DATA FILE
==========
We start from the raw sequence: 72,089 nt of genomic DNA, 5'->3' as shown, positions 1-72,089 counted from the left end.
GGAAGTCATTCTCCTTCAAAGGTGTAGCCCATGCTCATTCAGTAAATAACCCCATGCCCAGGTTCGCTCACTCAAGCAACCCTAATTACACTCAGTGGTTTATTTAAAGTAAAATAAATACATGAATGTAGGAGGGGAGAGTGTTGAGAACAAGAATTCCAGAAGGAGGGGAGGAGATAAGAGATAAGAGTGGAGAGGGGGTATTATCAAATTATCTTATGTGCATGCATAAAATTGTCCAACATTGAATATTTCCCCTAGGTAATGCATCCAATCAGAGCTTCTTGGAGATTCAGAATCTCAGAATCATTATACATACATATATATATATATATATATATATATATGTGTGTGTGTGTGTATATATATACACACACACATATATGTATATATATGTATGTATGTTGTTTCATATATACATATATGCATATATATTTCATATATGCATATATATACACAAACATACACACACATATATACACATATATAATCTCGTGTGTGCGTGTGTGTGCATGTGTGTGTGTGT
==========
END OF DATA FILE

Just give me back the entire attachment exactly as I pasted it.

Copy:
We start from the raw sequence: 72,089 nt of genomic DNA, 5'->3' as shown, positions 1-72,089 counted from the left end.
GGAAGTCATTCTCCTTCAAAGGTGTAGCCCATGCTCATTCAGTAAATAACCCCATGCCCAGGTTCGCTCACTCAAGCAACCCTAATTACACTCAGTGGTTTATTTAAAGTAAAATAAATACATGAATGTAGGAGGGGAGAGTGTTGAGAACAAGAATTCCAGAAGGAGGGGAGGAGATAAGAGATAAGAGTGGAGAGGGGGTATTATCAAATTATCTTATGTGCATGCATAAAATTGTCCAACATTGAATATTTCCCCTAGGTAATGCATCCAATCAGAGCTTCTTGGAGATTCAGAATCTCAGAATCATTATACATACATATATATATATATATATATATATATATGTGTGTGTGTGTGTATATATATACACACACACATATATGTATATATATGTATGTATGTTGTTTCATATATACATATATGCATATATATTTCATATATGCATATATATACACAAACATACACACACATATATACACATATATAATCTCGTGTGTGCGTGTGTGTGCATGTGTGTGTGTGT